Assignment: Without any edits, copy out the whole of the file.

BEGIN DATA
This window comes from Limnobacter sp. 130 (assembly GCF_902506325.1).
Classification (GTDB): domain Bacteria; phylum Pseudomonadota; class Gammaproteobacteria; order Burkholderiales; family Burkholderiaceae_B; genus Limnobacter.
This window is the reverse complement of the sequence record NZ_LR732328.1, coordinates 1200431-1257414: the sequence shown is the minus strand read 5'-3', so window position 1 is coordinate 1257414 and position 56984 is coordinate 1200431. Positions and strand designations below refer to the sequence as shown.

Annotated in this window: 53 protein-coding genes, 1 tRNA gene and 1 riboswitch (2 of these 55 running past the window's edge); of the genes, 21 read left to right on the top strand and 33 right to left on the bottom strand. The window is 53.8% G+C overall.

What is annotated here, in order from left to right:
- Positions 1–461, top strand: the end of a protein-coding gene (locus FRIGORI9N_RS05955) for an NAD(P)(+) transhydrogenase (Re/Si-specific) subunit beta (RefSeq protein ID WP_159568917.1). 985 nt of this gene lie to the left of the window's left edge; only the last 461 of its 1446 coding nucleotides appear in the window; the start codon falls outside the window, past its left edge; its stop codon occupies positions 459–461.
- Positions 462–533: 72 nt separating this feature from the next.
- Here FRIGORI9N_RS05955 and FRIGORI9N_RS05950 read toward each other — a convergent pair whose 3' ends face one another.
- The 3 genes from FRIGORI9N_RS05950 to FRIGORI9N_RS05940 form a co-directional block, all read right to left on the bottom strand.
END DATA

This window comes from Limnobacter sp. 130 (assembly GCF_902506325.1).
Classification (GTDB): domain Bacteria; phylum Pseudomonadota; class Gammaproteobacteria; order Burkholderiales; family Burkholderiaceae_B; genus Limnobacter.
This window is the reverse complement of the sequence record NZ_LR732328.1, coordinates 1200431-1257414: the sequence shown is the minus strand read 5'-3', so window position 1 is coordinate 1257414 and position 56984 is coordinate 1200431. Positions and strand designations below refer to the sequence as shown.

Annotated in this window: 53 protein-coding genes, 1 tRNA gene and 1 riboswitch (2 of these 55 running past the window's edge); of the genes, 21 read left to right on the top strand and 33 right to left on the bottom strand. The window is 53.8% G+C overall.

What is annotated here, in order from left to right:
- Positions 1–461, top strand: the end of a protein-coding gene (locus FRIGORI9N_RS05955) for an NAD(P)(+) transhydrogenase (Re/Si-specific) subunit beta (RefSeq protein ID WP_159568917.1). 985 nt of this gene lie to the left of the window's left edge; only the last 461 of its 1446 coding nucleotides appear in the window; the start codon falls outside the window, past its left edge; its stop codon occupies positions 459–461.
- Positions 462–533: 72 nt separating this feature from the next.
- Here FRIGORI9N_RS05955 and FRIGORI9N_RS05950 read toward each other — a convergent pair whose 3' ends face one another.
- The 3 genes from FRIGORI9N_RS05950 to FRIGORI9N_RS05940 form a co-directional block, all read right to left on the bottom strand.